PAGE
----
(2) That as an inherently relational notion, femininity is not, and cannot be, identical to, or coextensive with, its counterpart, masculinity. Truly defending the feminine would entail accepting and celebrating an essential distinction between women and men, which would have implications incompatible with the Marxist notion of “equality” as sameness, according to which notion all humanity is to be reduced to workers (“of the world”), overriding any distinctions that would be resistant to the Marxists’ base level of human identity in which we are all essentially cells of the collective, the State, rather than primarily individuated members of a natural species. Hence the recalcitrance with which the feminist vanguard insists, in defiance of common sense and biological obviousness, that heterosexual relations per se are a form of violent oppression, and therefore all (heterosexual) men inherently rapists and oppressors.
(3) That masculinity, as defined in opposition to its counterpart, femininity, is a legitimate and respectable manifestation of human nature. According to feminist dogma, “traditional masculinity” is an intrinsically sexist — i.e., unjustly discriminatory — principle. In other words, the masculine is inescapably a manifestation of systemic oppression, and therefore an illegitimate political weapon, rather than a largely natural, biologically-influenced temperament. Furthermore, it follows, by implication, that masculinity’s natural partner in mutual definition, femininity, is merely the flipside of a sexist dialectic, and thereby itself an embodiment of injustice, whether to be pitied or despised (usually both). This underlying presupposition is what allows feminists to believe they are speaking rationally when they slap their pseudo-psychological label, “false consciousness,” onto any woman who claims to identify with traditional notions of the feminine, or worse yet who says she appreciates or admires traditional instantiations of the masculine.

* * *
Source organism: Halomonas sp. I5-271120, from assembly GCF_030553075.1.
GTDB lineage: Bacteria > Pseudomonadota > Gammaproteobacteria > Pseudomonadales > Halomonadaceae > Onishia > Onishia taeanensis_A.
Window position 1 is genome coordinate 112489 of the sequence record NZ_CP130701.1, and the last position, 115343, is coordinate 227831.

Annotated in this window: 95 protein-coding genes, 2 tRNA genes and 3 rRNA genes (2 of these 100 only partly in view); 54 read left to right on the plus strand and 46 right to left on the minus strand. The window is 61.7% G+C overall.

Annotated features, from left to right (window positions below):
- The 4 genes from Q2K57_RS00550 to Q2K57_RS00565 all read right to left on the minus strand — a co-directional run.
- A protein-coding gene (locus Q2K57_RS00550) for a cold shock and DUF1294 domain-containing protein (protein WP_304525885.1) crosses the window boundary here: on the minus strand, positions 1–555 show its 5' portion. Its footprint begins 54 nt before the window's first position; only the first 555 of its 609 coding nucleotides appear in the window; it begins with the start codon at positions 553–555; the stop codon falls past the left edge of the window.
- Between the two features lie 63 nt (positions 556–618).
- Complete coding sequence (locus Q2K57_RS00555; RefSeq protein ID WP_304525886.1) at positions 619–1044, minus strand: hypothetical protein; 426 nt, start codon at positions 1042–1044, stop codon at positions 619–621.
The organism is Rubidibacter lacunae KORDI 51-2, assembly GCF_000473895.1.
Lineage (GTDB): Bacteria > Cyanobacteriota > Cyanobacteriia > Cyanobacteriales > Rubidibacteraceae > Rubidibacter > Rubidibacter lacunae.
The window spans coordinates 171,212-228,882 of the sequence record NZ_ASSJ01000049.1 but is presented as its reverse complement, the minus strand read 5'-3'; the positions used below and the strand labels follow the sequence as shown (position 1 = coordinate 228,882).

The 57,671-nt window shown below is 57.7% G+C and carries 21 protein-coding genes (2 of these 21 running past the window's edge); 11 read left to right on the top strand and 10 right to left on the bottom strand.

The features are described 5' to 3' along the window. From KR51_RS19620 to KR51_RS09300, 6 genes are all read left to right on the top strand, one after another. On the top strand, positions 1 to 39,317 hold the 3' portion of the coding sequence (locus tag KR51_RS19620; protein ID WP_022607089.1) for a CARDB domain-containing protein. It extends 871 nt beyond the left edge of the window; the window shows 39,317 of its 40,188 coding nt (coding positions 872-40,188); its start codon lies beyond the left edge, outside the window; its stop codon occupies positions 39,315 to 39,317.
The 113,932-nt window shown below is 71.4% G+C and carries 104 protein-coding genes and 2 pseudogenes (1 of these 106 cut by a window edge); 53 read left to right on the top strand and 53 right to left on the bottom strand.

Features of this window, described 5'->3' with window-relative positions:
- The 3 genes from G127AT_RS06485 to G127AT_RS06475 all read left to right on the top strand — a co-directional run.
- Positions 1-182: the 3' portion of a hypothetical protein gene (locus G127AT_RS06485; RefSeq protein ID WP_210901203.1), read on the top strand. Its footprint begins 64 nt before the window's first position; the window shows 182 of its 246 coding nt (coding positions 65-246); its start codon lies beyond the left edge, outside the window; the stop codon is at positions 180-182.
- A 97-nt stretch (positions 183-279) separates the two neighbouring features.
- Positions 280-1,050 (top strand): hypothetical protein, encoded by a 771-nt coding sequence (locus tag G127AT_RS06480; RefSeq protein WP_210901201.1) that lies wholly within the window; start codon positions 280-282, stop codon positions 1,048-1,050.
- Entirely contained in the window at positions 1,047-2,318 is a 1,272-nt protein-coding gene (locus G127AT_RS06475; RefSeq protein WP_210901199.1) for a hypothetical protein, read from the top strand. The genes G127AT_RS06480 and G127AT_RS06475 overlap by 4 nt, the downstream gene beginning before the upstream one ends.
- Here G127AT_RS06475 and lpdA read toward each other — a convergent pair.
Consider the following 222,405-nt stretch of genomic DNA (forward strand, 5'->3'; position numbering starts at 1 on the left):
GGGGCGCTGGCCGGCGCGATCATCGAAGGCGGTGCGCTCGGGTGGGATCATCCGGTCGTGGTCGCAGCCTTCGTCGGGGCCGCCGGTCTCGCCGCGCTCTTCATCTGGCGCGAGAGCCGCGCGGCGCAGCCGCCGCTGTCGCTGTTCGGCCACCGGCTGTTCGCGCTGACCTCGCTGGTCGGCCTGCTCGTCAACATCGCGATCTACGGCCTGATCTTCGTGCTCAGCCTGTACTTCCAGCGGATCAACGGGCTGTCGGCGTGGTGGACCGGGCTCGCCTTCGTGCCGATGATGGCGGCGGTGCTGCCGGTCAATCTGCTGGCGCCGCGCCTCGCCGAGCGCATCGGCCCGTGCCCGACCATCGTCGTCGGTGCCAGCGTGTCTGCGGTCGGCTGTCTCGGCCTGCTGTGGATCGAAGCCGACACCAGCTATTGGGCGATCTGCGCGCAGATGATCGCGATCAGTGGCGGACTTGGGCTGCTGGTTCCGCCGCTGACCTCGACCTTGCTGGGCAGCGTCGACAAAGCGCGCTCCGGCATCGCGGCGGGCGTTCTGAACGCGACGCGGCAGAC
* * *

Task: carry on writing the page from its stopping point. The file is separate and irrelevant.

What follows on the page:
Hence feminists define their movement on the basis of a term that, according to their own theoretical presuppositions, has been drained of all positive, life-affirming content. According to feminism, the feminine is, in effect, nothing but a creation of the masculine, which is to say of unjust men seeking moralistic justifications for the suppression of women, and for the hoarding of all social power and advantages for themselves. Thus, just as Orwell’s Ministry of Truth deals in lies, and the Ministry of Love in torture and fear, so “feminism” deals in the denial and delegitimization of the feminine.